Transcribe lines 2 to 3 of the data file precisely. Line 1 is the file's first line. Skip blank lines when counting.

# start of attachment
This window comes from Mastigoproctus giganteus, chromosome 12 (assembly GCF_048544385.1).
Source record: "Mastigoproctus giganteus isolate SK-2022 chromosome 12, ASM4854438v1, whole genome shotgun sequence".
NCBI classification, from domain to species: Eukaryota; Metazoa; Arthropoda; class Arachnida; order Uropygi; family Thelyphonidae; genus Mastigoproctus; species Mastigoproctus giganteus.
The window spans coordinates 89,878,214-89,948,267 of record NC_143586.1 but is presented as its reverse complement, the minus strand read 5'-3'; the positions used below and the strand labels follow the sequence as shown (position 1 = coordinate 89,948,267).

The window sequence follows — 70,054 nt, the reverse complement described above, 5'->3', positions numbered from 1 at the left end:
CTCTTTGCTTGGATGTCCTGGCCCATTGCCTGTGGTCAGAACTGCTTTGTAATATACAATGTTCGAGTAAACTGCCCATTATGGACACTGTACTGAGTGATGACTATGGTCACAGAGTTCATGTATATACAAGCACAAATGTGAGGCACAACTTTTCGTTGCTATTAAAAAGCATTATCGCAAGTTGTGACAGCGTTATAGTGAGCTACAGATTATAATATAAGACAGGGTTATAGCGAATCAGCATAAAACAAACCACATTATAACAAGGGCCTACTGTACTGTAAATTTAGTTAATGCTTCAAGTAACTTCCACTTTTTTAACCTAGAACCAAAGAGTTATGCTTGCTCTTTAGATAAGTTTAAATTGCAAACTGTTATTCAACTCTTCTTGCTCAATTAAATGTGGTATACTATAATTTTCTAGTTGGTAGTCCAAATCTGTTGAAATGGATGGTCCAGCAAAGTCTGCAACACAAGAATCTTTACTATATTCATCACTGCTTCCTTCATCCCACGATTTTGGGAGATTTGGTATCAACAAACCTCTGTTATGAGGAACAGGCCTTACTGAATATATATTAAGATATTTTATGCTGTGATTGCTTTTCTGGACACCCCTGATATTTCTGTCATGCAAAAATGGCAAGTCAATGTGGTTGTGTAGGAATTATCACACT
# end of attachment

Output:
Source record: "Mastigoproctus giganteus isolate SK-2022 chromosome 12, ASM4854438v1, whole genome shotgun sequence".
NCBI classification, from domain to species: Eukaryota; Metazoa; Arthropoda; class Arachnida; order Uropygi; family Thelyphonidae; genus Mastigoproctus; species Mastigoproctus giganteus.